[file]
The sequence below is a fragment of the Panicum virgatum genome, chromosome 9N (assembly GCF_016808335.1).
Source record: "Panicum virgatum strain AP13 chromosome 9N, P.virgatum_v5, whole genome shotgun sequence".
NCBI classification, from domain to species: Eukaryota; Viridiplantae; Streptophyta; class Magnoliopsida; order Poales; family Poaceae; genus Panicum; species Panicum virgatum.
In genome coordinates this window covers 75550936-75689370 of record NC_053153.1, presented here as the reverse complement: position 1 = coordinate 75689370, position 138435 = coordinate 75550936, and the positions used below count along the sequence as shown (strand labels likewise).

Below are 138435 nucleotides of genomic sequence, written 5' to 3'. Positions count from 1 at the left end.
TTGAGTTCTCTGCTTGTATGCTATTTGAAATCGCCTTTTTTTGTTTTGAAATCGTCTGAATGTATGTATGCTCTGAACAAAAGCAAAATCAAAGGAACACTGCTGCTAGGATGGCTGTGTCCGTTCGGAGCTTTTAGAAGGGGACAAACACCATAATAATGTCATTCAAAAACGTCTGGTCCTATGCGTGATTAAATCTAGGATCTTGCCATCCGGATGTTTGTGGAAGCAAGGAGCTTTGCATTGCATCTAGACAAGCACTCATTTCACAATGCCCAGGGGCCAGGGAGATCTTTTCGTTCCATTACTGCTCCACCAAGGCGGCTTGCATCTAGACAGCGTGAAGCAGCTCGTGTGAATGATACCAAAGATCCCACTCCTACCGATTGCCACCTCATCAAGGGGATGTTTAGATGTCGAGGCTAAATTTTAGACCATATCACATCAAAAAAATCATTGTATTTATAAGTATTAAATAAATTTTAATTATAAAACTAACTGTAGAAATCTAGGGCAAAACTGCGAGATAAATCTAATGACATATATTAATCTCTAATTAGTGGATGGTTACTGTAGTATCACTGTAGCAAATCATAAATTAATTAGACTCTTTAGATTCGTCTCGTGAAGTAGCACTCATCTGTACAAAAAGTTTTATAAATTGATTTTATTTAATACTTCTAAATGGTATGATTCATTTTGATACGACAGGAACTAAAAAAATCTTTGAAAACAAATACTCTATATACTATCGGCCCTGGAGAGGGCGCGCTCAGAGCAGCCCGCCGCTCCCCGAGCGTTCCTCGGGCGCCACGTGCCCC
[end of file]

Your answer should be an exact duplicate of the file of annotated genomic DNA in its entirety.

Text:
The sequence below is a fragment of the Panicum virgatum genome, chromosome 9N (assembly GCF_016808335.1).
Source record: "Panicum virgatum strain AP13 chromosome 9N, P.virgatum_v5, whole genome shotgun sequence".
NCBI classification, from domain to species: Eukaryota; Viridiplantae; Streptophyta; class Magnoliopsida; order Poales; family Poaceae; genus Panicum; species Panicum virgatum.
In genome coordinates this window covers 75550936-75689370 of record NC_053153.1, presented here as the reverse complement: position 1 = coordinate 75689370, position 138435 = coordinate 75550936, and the positions used below count along the sequence as shown (strand labels likewise).

Below are 138435 nucleotides of genomic sequence, written 5' to 3'. Positions count from 1 at the left end.
TTGAGTTCTCTGCTTGTATGCTATTTGAAATCGCCTTTTTTTGTTTTGAAATCGTCTGAATGTATGTATGCTCTGAACAAAAGCAAAATCAAAGGAACACTGCTGCTAGGATGGCTGTGTCCGTTCGGAGCTTTTAGAAGGGGACAAACACCATAATAATGTCATTCAAAAACGTCTGGTCCTATGCGTGATTAAATCTAGGATCTTGCCATCCGGATGTTTGTGGAAGCAAGGAGCTTTGCATTGCATCTAGACAAGCACTCATTTCACAATGCCCAGGGGCCAGGGAGATCTTTTCGTTCCATTACTGCTCCACCAAGGCGGCTTGCATCTAGACAGCGTGAAGCAGCTCGTGTGAATGATACCAAAGATCCCACTCCTACCGATTGCCACCTCATCAAGGGGATGTTTAGATGTCGAGGCTAAATTTTAGACCATATCACATCAAAAAAATCATTGTATTTATAAGTATTAAATAAATTTTAATTATAAAACTAACTGTAGAAATCTAGGGCAAAACTGCGAGATAAATCTAATGACATATATTAATCTCTAATTAGTGGATGGTTACTGTAGTATCACTGTAGCAAATCATAAATTAATTAGACTCTTTAGATTCGTCTCGTGAAGTAGCACTCATCTGTACAAAAAGTTTTATAAATTGATTTTATTTAATACTTCTAAATGGTATGATTCATTTTGATACGACAGGAACTAAAAAAATCTTTGAAAACAAATACTCTATATACTATCGGCCCTGGAGAGGGCGCGCTCAGAGCAGCCCGCCGCTCCCCGAGCGTTCCTCGGGCGCCACGTGCCCC